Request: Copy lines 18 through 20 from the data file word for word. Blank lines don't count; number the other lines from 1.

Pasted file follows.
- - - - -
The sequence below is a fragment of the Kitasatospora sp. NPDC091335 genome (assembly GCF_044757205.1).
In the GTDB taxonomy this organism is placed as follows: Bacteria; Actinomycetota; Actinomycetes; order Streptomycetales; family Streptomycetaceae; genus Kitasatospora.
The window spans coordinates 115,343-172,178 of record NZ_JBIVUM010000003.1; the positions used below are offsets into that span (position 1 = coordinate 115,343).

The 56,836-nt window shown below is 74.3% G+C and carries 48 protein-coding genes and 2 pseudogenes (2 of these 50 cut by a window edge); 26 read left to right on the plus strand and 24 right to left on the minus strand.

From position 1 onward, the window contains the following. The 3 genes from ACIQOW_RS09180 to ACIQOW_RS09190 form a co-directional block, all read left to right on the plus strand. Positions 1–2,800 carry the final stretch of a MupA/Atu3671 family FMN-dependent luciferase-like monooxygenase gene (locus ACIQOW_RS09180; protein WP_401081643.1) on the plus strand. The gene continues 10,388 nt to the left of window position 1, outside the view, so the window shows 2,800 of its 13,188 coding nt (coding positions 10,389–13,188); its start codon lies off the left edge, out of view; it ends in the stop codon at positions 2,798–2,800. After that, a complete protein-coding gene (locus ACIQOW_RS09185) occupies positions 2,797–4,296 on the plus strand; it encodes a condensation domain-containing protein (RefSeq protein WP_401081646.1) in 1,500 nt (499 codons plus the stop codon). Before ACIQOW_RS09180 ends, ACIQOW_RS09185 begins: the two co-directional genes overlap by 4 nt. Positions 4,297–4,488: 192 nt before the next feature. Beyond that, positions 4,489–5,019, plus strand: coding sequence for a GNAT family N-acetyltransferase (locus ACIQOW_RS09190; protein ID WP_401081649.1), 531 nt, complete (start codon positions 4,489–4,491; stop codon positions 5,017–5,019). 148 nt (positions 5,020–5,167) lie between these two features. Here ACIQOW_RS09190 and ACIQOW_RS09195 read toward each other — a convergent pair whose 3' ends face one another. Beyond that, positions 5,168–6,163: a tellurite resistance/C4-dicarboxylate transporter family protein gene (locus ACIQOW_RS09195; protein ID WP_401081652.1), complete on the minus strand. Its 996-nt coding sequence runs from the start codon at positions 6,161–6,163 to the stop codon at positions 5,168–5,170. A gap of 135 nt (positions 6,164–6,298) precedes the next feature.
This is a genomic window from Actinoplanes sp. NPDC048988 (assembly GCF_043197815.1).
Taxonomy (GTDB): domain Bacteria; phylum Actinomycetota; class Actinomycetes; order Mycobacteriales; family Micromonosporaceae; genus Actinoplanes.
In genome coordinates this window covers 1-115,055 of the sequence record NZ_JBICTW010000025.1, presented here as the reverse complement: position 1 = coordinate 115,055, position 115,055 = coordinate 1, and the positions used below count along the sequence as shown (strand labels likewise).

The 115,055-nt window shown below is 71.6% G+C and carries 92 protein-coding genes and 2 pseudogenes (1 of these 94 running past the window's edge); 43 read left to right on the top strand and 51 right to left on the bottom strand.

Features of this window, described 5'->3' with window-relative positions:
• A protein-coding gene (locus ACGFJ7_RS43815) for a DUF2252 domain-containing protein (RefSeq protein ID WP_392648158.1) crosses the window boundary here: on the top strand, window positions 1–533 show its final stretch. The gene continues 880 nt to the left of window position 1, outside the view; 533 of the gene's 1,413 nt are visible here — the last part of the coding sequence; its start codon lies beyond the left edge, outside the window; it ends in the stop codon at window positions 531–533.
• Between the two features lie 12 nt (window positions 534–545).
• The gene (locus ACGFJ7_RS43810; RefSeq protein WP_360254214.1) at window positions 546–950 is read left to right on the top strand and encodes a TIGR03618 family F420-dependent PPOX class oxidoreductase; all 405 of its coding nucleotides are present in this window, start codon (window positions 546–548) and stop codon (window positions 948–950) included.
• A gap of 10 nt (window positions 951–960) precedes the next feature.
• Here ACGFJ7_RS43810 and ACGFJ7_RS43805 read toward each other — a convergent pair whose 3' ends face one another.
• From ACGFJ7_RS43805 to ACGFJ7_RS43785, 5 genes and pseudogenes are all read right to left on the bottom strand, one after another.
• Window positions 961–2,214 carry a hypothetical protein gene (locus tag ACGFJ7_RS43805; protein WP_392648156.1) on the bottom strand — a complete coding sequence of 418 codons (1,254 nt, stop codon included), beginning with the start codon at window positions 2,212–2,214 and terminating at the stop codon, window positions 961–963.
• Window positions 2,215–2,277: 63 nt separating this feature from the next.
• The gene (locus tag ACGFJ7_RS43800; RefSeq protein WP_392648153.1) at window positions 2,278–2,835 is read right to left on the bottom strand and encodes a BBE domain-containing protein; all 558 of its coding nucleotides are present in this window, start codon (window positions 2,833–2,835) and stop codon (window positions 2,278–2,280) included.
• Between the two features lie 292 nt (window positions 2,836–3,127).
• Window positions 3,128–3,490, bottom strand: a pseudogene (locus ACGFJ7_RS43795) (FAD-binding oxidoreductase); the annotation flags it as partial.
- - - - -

• Window positions 2,215–2,277: 63 nt separating this feature from the next.
• The gene (locus tag ACGFJ7_RS43800; RefSeq protein WP_392648153.1) at window positions 2,278–2,835 is read right to left on the bottom strand and encodes a BBE domain-containing protein; all 558 of its coding nucleotides are present in this window, start codon (window positions 2,833–2,835) and stop codon (window positions 2,278–2,280) included.
• Between the two features lie 292 nt (window positions 2,836–3,127).